Hydrogen and health
With colleagues affiliated with the Centre for Air pollution, energy and health Research (CAR), Dr Belle Workman is leading a scoping review of the health impacts of hydrogen across its lifecycle.
If you’d like to be informed of updates on this project as it progresses, please contact us at Melbourneemail@example.com
Earth System Governance (ESG) Working Group on Planetary Health Justice
We are establishing a Working Group on Planetary Health Justice under the Earth System Governance project banner.
The new Working Group will:
- support transdisciplinary and innovative research collaborations between researchers across disciplines, institutions, agencies and countries;
- facilitate the transfer of knowledge and lessons learned, taking into consideration contextual and location-specific factors;
- provide a platform for researchers from the ESG community along with policymakers and practitioners to identify research needs; and
- progress research efforts that extend the existing ESG planetary justice research framework by applying a health lens.
If you are interested in being involved in the Working Group, please contact us at Melbournefirstname.lastname@example.org
Future Earth Health Knowledge-Action Network (Health-KAN)
We are involved in the Future Earth Health-KAN, which includes health researchers, natural and social scientists, policy experts, policy makers and government leaders, as well as the private sector and civil society.
By bringing people together, the network helps to build an integrated understanding of our changing global environment and the health and wellbeing of humans.
Prof Kathryn Bowen and Dr Miriama Young (Faculty of Fine Arts and Music) have received funding to progress the Sonic Youth project. Sonic Youth is a participatory sound-music project that engages young Victorian people with issues of ecology and sustainability, using music as the connector.
Participants will upload soundscape recordings from a place that is meaningful to them. Composer-sound artist Monica Lim will then create a publicly accessible web portal where sounds can be combined and shared with peers in a form of digital communal music-making. We will present this collective composition at the Melbourne Recital Centre with a new piece of chamber music composed by Miriama Young, performed by pianist Aura Go and French horn player Carla Blackwood.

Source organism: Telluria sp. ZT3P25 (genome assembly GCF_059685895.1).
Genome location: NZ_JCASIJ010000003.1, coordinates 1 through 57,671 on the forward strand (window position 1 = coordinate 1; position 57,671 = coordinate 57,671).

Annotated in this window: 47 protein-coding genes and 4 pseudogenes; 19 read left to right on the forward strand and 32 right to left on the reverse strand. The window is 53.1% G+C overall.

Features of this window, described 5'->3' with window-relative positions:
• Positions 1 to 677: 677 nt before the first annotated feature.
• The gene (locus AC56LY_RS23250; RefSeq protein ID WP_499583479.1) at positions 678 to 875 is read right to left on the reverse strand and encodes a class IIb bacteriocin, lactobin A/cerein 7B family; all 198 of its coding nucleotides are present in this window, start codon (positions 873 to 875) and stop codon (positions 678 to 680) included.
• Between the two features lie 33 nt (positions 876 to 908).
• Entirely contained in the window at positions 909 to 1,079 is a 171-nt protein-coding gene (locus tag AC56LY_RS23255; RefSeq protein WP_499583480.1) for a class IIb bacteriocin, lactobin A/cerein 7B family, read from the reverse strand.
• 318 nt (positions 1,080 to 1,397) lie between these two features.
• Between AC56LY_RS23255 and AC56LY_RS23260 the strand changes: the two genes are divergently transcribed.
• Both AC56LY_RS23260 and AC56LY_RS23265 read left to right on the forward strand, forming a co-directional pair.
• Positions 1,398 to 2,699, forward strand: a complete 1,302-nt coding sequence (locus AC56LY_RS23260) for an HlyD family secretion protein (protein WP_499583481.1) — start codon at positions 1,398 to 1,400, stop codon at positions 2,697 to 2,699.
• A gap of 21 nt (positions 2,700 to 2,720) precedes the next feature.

For further information, contact us at Melbourneemail@example.com
Accelerating Just and Rapid Energy Transitions
We continue to progress work on energy transitions with our international colleagues and in February 2022, we hosted a roundtable including policymakers, academics, unionists, and community development practitioners from Australia, Germany and Poland. We discussed interventions that have worked well and provide opportunities for communities most impacted by the energy transition.
The roundtable was complemented by country briefings, and interviews and surveys with relevant experts. It was found that in the absence of top-down political leadership, diverse coalitions of grassroots actors need to lead discussions and planning around just transitions for impacted regions, with a focus on justice, inclusive processes, and place-based solutions.
You can read more on the findings of this work in the following publication:
Please note that this publication was produced with the financial support of the European Union’s Partnership Instrument. Its contents are the sole responsibility of the University of Melbourne and do not necessarily reflect the views of the European Union.
Better Futures Australia Health Care Sector Working Group
We are a member of the Better Futures Australia Health Care Sector Working Group, which includes a diverse range of representatives from across the health care sector that are working together to progress efforts on climate change and health action. This includes working to support the federal government with implementing a national climate and health strategy and decarbonising the health care sector.